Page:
Disc problems are sometimes lumped together under the term degenerative disc disease. Poor muscle tone, poor posture or excessive strain on the spine are some of the causes of non-age-related degeneration. Furthermore, injuries and repetitive activities involving bending, twisting or heavy lifting can cause low back disc herniations. This is when a disc’s inner material swells and pushes through a weak spot in its outer membrane.

All or part of the disc’s core material may press against surrounding nerves, or the spinal cord in extreme cases. Herniated discs are most common from ages 30 to 50, although they can also occur in active children and young adults.

Summit Physiotherapy can provide intervention and tips for injury prevention – contact us today!


What can I do if I have Osteoarthritis?


In normal joints of the body, cartilage provides a smooth surface for joint motion. Osteoarthritis (OA) is a chronic condition affecting the cartilage of the joints. It causes pain, stiffness and swelling in the joints and can lead to reduced movement. OA commonly affects the knees, hips, lower back, neck and hands.

While it may be hard to think of exercising when your joints hurt, moving is an important part of managing OA. Basic range of motion exercises and/or simple, non-impact activities are best for the joints. Swimming or water aerobics, cycling, light walking or using an elliptical machine all provide little joint impact. Cross country skiing or snowshoeing are good outdoor options this time of year. Lastly, strengthening your muscles help support your joints.

Physiotherapy can assist in the long-term management of OA by helping to manage symptoms, improve joint strength and mobility, and helping choose the right form of exercise for you. Talk to your Summit physiotherapist to help you get moving!


How can I strengthen my legs for the ski season?

If you want to hit the slopes opening day without burning out by lunch, it is time to start working on your endurance! Downhill skiing requires a high degree of eccentric and isometric strength: the ability to lower and hold your weight. Most other sports and activities require primarily concentric strength: the ability to lift and push powerfully.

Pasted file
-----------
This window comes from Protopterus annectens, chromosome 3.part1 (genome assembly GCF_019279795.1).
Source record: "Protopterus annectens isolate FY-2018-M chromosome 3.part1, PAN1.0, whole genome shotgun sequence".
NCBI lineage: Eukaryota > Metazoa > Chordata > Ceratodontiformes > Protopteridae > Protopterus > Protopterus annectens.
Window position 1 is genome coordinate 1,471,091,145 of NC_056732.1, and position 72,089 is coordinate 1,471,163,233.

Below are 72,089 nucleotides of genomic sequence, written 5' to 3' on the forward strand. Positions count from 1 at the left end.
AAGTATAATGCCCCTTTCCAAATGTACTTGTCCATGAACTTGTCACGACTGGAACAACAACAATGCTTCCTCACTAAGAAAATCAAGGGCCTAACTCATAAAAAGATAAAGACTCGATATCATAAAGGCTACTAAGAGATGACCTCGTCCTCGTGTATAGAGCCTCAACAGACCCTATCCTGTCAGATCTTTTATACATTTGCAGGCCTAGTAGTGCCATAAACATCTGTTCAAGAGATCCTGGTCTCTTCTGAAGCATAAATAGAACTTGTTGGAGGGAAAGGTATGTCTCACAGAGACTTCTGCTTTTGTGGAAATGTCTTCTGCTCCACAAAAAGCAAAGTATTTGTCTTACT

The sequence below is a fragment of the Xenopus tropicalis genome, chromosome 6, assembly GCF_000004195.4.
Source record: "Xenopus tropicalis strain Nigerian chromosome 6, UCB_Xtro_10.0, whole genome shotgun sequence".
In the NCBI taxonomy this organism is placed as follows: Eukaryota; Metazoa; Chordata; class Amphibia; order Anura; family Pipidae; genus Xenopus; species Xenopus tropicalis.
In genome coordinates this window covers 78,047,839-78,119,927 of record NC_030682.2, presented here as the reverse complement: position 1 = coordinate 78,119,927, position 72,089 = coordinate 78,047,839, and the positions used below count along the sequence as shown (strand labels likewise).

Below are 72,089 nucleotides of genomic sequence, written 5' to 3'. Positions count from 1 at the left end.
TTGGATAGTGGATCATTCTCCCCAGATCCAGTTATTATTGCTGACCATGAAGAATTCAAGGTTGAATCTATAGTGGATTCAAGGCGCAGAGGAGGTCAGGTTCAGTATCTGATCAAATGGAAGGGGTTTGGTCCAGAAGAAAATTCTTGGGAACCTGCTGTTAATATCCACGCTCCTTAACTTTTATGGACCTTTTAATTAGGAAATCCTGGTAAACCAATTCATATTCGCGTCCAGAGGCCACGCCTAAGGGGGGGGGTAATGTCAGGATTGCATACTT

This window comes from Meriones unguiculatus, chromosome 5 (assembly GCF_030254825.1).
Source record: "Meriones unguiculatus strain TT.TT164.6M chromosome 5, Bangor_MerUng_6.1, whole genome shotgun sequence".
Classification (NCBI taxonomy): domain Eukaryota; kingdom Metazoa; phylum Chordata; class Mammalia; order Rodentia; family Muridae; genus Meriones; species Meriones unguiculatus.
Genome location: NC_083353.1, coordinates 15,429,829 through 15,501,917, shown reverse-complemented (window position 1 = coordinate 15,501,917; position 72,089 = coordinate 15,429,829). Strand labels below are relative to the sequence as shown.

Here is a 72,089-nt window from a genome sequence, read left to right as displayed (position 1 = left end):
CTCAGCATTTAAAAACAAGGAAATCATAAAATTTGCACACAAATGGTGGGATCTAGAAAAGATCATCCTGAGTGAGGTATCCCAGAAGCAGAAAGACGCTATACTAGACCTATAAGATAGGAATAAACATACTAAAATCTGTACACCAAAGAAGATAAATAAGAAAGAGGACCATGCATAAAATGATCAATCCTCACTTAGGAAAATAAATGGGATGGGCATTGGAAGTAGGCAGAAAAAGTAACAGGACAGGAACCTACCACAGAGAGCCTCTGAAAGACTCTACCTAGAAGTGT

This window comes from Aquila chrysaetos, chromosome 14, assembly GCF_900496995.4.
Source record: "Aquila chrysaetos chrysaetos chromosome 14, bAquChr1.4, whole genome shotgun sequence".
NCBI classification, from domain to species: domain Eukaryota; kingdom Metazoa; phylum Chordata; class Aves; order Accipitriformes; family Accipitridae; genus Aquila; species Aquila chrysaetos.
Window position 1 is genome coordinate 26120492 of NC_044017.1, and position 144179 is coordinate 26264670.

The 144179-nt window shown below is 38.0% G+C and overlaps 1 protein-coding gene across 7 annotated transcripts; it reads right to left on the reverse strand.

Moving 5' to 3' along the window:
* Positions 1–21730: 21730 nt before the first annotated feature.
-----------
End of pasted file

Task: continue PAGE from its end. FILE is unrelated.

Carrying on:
If you want to build your eccentric endurance, you could try the following.  Slowly lower into a squat or tucked position for a count of five, hold for a count of five, stand back up to a count of one. Repeat this as many times as needed to “feel the burn”. You could also hold the squat while performing calf raises, or for the next level replace the stand up with a jump.

If you have any questions for optimal training for the upcoming season consult a Summit physiotherapist or personal trainer.


How can I deal with foot pain from holiday shopping?

More time on your feet searching malls likely means more foot pain. If you are one of the unlucky few who will suffer from plantar fasciitis this season here are some tips for you!
Shoes with more cushion and arch support are helpful, and some people prefer to add their own insoles with an arch support or heel pad.
Self massaging the arch of the foot with a ball will help with pain control, as will calf and arch stretching.
If you are having acute or severe pain taping the arch will mitigate the pain.
For more chronic pain an exercise program to strengthen the foot and arch is helpful.
If you are experiencing heel pain try some of the techniques above and come see your Summit physiotherapist for a treatment plan specific to you!